[1567] Hyaline Globules in Neuroendocrine and Solid-Pseudopapillary Neoplasms of the Pancreas: A Clue to the Diagnosis.

Zina Meriden, Chanjuan Shi, Barish Edil, Trevor Ellison, Christopher Wolfgang, Richard Schulick, Ralph H Hruban. The Johns Hopkins University School of Medicine, Baltimore, MD

Background: Distinguishing between solid pseudopapillary neoplasm (SPN) and pancreatic neuroendocrine tumors (PanNET) can be problematic. Both can have solid growth patterns, and immunolabel with antibodies to endocrine markers such as synaptophysin and CD56. One established feature of SPN is the presence of hyaline globules.
Design: All available histologic slides from 361 cases originally diagnosed as PanNET were reviewed. Of these, 24 cases had hyaline globules, raising the possibility of SPN. Immunolabeling studies for synaptophysin and beta-catenin were performed on the 24 cases with hyaline globules, and CD10 was used as a confirmatory test in cases with nuclear beta-catenin. PAS, PAS with diastase, and immunolabeling with alpha-1-antitrypsin and trypsin were performed to characterize the hyaline globules. All 24 cases were examined for the pattern of invasion, microcystic change, hemorrhage, cholesterol clefts, clear cells, foam cells, nuclear grooves, and foci of discohesion.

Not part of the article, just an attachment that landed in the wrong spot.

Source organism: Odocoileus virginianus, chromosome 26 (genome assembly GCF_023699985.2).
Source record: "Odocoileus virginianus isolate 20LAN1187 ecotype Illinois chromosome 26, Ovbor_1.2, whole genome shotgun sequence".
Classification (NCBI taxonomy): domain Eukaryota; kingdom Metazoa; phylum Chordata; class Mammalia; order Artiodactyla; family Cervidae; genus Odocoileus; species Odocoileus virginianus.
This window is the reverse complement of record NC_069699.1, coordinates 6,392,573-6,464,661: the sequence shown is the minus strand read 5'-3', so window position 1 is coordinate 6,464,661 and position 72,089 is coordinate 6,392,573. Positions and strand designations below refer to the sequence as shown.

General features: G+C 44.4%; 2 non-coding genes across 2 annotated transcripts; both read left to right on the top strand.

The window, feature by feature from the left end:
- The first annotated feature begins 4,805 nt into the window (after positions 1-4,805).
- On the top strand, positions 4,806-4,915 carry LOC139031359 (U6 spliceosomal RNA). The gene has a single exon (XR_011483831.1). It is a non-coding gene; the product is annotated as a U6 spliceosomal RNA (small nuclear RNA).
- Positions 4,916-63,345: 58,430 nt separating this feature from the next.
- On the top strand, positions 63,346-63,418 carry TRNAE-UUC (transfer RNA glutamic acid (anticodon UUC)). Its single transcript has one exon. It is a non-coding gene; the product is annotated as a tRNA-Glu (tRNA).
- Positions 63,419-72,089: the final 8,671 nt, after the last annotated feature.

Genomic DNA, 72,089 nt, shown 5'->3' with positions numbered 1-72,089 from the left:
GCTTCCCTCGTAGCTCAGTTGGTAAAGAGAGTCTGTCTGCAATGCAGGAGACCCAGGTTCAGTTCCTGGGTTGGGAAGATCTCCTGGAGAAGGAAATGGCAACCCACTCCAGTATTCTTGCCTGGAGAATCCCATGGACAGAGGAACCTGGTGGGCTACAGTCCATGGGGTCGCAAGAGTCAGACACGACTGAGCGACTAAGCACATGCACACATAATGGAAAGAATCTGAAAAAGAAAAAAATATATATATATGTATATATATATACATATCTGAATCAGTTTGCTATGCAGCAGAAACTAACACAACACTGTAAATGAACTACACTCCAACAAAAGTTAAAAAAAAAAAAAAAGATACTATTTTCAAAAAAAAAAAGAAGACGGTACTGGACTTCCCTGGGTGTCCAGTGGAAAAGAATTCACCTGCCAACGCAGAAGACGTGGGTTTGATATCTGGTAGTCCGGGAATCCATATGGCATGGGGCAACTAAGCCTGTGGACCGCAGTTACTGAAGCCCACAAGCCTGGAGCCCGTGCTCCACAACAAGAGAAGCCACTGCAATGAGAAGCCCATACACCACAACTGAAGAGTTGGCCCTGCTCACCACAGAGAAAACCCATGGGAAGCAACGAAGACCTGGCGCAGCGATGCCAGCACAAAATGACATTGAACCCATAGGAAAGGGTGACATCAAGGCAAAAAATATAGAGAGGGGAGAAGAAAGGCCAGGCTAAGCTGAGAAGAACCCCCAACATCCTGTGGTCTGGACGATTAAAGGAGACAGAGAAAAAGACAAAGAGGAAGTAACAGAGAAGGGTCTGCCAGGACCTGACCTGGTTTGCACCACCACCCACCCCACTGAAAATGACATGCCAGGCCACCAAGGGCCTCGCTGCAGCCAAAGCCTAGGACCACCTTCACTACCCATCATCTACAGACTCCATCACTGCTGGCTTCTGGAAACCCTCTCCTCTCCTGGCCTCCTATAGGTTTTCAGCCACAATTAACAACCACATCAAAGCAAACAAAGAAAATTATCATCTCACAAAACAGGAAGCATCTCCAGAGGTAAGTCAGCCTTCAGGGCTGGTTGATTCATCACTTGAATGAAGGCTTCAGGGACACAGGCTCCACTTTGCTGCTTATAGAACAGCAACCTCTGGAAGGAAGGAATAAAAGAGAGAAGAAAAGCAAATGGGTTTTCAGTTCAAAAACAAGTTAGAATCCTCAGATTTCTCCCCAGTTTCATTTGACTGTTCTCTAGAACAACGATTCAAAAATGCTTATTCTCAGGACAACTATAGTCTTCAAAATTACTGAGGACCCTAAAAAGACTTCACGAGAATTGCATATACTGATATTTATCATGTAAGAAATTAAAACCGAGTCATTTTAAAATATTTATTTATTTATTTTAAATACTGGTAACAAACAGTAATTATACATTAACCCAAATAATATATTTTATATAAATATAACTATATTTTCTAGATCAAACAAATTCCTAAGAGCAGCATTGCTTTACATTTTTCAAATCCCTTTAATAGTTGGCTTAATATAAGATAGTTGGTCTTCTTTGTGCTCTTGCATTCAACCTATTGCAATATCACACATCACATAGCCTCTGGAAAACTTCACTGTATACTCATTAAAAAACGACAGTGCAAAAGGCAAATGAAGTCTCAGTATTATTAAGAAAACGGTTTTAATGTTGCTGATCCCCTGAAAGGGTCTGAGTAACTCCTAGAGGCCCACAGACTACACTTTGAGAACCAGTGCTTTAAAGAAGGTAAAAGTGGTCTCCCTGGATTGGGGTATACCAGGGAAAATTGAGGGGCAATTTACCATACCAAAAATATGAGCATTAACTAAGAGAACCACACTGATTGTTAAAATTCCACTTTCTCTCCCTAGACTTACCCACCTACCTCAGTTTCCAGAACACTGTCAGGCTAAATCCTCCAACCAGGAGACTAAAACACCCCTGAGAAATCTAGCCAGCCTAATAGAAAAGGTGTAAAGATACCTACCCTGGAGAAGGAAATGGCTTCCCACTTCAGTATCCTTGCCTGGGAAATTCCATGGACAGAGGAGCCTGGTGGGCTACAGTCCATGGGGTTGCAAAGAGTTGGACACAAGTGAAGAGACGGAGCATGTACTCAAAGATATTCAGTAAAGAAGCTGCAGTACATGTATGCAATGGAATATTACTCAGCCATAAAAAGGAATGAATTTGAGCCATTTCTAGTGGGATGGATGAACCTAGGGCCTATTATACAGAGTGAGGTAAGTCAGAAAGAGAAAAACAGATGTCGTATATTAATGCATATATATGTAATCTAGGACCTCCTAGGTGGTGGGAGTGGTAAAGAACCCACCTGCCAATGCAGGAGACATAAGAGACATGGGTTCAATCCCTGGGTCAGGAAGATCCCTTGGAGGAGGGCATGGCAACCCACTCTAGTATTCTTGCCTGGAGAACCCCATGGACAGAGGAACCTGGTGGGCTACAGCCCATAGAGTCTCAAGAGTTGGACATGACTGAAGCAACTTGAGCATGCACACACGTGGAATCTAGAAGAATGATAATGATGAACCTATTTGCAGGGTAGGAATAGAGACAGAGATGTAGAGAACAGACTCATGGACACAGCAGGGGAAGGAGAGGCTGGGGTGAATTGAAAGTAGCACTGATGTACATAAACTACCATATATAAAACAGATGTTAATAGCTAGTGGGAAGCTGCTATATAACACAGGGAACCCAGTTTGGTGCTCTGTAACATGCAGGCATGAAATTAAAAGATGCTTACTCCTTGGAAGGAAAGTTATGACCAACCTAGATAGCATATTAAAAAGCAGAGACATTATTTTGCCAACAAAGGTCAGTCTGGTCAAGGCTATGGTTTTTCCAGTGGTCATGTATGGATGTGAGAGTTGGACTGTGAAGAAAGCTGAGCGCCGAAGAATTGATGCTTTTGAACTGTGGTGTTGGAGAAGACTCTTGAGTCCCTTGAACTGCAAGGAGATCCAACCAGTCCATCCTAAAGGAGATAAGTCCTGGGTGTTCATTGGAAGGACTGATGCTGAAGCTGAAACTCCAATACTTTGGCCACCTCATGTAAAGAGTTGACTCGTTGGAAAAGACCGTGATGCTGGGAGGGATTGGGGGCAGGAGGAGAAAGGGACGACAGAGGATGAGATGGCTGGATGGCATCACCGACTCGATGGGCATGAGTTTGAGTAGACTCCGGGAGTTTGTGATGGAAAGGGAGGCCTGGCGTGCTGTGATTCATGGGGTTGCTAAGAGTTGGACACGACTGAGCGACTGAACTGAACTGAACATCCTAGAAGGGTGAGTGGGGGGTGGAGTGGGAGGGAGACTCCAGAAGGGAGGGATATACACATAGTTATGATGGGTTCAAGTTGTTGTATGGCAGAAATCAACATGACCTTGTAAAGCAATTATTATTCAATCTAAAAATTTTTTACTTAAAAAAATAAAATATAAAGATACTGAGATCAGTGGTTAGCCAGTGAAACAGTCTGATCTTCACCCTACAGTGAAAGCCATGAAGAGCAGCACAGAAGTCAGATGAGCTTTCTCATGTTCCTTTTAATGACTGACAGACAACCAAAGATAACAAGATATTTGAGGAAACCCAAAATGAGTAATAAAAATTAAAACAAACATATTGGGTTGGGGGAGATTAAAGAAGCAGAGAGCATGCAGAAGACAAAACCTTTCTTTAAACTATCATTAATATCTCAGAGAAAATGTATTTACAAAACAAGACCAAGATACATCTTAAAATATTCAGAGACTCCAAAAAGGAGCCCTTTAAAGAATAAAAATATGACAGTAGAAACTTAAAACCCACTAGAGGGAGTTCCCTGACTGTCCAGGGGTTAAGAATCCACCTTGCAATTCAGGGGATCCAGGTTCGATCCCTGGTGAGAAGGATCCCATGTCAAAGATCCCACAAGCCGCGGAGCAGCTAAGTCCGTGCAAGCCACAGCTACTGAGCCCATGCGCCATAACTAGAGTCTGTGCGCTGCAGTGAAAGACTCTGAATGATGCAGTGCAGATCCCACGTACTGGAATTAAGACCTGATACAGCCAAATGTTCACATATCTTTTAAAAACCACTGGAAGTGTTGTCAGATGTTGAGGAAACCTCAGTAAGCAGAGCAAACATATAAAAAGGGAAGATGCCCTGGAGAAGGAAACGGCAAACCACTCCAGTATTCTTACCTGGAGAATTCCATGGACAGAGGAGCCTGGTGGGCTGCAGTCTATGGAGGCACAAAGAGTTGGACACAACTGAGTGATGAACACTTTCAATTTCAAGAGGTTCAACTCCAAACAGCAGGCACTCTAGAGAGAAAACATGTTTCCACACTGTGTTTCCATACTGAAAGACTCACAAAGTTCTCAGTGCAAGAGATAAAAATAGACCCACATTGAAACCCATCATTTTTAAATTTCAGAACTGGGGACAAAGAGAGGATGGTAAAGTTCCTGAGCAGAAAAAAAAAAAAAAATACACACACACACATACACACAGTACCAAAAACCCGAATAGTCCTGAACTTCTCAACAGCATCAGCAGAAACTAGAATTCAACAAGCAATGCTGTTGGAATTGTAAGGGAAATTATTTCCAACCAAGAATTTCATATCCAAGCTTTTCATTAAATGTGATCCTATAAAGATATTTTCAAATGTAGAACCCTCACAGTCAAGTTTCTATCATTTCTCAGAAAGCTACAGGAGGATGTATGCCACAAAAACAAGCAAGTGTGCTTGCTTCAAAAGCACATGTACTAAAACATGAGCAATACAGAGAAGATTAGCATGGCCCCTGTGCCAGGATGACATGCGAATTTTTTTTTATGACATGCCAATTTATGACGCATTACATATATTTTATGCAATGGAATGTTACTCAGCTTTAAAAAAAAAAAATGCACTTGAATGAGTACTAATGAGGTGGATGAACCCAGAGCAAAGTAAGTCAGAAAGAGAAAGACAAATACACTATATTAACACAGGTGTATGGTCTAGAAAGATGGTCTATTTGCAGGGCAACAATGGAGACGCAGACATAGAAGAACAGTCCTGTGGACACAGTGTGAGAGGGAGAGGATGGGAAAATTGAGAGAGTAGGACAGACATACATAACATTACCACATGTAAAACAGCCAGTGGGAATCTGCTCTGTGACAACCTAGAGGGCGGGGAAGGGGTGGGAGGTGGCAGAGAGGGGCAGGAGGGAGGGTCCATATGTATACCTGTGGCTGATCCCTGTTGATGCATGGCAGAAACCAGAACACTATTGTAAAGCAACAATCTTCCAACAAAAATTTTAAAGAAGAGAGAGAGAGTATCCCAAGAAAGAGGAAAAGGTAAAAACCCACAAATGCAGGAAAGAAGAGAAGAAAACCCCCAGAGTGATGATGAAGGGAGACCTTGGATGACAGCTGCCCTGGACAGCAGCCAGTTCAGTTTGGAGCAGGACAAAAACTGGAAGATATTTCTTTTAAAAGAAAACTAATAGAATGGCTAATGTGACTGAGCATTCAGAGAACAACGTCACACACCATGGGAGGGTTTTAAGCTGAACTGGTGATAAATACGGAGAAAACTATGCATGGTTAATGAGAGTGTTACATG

Results: 6 of the 24 cases with hyaline globules had nuclear labeling for beta-catenin, expressed CD10, and were reclassified as SPN. The remaining 18 cases maintained their original diagnosis as PanNET. A subset of these 18 cases had only focal hyaline globules which were absent on deeper levels. Hyaline globules were PAS-positive, diastase resistant (16/16 evaluable cases), and immunolabeled with alpha-1-antitrypsin (12/15 cases) or trypsin (1/16 cases). The mean age of the 24 patients was 54 years, 56 for patients with PanNET, and 48 for patients with SPN. There was no difference in patient gender (SPN: 50% male vs. PanNET: 55.6% male, P=1). When the 24 cases with hyaline globules were compared, 3 features suggestive of SPN emerged: an insidious pattern of invasion wherein normal pancreatic elements are entrapped by the tumor (83.3% SPN vs. 11.1 % PanNET, P=0.003), clear cells (100% SPN vs. 27.8% PanNET, P=0.003), and nuclear grooves (50% SPN vs. 0% PanNET, P=0.010).
Conclusions: The morphologic features of SPN and PanNET overlap. Small SPNs with minimal degenerative changes are particularly hard to recognize. In these cases hyaline globules should raise SPN in the differential diagnosis, and the diagnosis can be established with immunolabeling for beta-catenin. Additionally, the presence of hyaline globules should not be used as a sole diagnostic criterion for SPN, as 5% of PanNETs contain hyaline globules. Features supporting the diagnosis of SPN include nuclear beta-catenin labeling and CD10 expression, an insidious pattern of invasion, clear cells, and nuclear grooves.
Category: Liver & Pancreas

Tuesday, March 1, 2011 1:00 PM

Poster Session IV # 218, Tuesday Afternoon


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